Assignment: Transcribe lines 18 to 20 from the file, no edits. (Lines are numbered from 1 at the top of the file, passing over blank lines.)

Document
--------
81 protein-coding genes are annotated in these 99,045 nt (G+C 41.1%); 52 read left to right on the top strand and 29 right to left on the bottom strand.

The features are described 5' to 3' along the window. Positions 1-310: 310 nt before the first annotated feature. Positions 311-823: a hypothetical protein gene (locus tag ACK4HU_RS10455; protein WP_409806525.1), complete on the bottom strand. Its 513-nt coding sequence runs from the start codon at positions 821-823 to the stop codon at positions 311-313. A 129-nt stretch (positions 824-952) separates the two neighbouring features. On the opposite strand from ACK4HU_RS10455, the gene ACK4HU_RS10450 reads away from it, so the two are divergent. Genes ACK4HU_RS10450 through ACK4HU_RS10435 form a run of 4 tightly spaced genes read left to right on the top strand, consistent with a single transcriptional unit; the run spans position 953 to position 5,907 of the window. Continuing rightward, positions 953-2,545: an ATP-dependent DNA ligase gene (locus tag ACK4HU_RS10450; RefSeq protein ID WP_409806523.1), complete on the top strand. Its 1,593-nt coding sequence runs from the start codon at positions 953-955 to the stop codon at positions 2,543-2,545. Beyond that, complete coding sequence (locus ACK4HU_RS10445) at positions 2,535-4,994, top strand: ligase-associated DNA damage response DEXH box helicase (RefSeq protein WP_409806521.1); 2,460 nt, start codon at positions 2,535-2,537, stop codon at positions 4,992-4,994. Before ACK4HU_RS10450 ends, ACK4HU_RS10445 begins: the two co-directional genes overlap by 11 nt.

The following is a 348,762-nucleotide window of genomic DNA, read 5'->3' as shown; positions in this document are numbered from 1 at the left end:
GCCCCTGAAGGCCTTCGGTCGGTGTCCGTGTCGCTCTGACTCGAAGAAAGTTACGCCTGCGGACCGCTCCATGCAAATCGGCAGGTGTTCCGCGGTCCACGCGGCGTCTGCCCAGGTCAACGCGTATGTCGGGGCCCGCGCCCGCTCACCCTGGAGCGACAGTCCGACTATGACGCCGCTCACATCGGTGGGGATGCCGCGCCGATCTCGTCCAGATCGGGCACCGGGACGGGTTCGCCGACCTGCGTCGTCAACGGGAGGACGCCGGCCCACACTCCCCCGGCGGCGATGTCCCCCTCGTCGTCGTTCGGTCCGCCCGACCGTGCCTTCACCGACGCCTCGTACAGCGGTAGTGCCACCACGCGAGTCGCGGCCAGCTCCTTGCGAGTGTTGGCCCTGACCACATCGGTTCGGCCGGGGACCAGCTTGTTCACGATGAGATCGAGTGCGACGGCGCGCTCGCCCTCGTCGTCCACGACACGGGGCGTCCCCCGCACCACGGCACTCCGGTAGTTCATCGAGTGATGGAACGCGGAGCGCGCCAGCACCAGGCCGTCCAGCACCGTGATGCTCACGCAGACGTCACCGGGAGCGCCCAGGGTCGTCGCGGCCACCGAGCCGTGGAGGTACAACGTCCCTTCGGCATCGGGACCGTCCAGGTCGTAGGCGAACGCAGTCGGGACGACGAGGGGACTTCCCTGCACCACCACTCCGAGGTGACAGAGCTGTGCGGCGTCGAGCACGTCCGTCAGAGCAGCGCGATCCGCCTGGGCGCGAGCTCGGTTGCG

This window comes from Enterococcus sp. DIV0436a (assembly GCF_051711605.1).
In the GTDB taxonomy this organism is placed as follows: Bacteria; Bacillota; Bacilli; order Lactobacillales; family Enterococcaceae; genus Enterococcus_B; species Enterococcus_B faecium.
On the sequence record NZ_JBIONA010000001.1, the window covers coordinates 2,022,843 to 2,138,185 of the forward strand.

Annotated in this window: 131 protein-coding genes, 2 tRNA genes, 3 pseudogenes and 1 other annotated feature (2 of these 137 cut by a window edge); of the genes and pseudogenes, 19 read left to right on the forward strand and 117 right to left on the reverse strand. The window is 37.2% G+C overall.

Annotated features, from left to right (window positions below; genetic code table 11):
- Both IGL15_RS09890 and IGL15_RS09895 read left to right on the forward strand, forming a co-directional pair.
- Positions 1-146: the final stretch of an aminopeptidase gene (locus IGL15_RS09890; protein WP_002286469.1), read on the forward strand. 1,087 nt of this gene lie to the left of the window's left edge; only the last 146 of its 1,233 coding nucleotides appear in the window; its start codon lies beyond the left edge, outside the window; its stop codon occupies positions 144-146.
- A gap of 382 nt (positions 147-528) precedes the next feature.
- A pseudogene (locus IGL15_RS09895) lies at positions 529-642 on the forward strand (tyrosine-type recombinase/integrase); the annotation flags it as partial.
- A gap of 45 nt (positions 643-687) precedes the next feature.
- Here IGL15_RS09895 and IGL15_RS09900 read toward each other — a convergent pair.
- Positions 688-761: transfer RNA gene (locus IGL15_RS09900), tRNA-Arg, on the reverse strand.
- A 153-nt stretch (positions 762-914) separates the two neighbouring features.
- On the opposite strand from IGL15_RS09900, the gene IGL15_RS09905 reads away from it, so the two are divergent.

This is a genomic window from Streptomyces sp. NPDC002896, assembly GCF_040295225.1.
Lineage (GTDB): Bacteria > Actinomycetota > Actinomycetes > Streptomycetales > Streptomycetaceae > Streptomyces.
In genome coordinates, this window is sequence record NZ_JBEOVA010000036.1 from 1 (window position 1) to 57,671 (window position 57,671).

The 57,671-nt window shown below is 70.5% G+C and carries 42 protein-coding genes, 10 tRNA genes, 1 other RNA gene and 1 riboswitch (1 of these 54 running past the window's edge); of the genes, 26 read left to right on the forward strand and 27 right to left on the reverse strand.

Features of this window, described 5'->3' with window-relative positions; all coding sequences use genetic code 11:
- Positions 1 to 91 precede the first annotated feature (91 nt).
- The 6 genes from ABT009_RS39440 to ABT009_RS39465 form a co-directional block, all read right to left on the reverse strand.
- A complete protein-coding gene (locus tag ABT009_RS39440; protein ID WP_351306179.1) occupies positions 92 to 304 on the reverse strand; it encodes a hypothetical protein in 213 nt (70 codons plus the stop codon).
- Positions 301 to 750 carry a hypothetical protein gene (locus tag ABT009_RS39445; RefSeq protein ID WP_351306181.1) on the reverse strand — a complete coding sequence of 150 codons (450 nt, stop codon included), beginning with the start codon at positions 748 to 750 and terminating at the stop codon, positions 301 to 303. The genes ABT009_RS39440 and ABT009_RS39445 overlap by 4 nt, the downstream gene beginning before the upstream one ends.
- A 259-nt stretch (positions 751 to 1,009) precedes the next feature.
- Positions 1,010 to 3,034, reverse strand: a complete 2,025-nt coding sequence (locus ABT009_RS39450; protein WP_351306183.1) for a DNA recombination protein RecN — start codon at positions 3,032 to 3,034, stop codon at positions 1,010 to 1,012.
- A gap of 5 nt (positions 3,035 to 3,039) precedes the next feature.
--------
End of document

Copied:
- On the opposite strand from IGL15_RS09900, the gene IGL15_RS09905 reads away from it, so the two are divergent.

This is a genomic window from Streptomyces sp. NPDC002896, assembly GCF_040295225.1.
Lineage (GTDB): Bacteria > Actinomycetota > Actinomycetes > Streptomycetales > Streptomycetaceae > Streptomyces.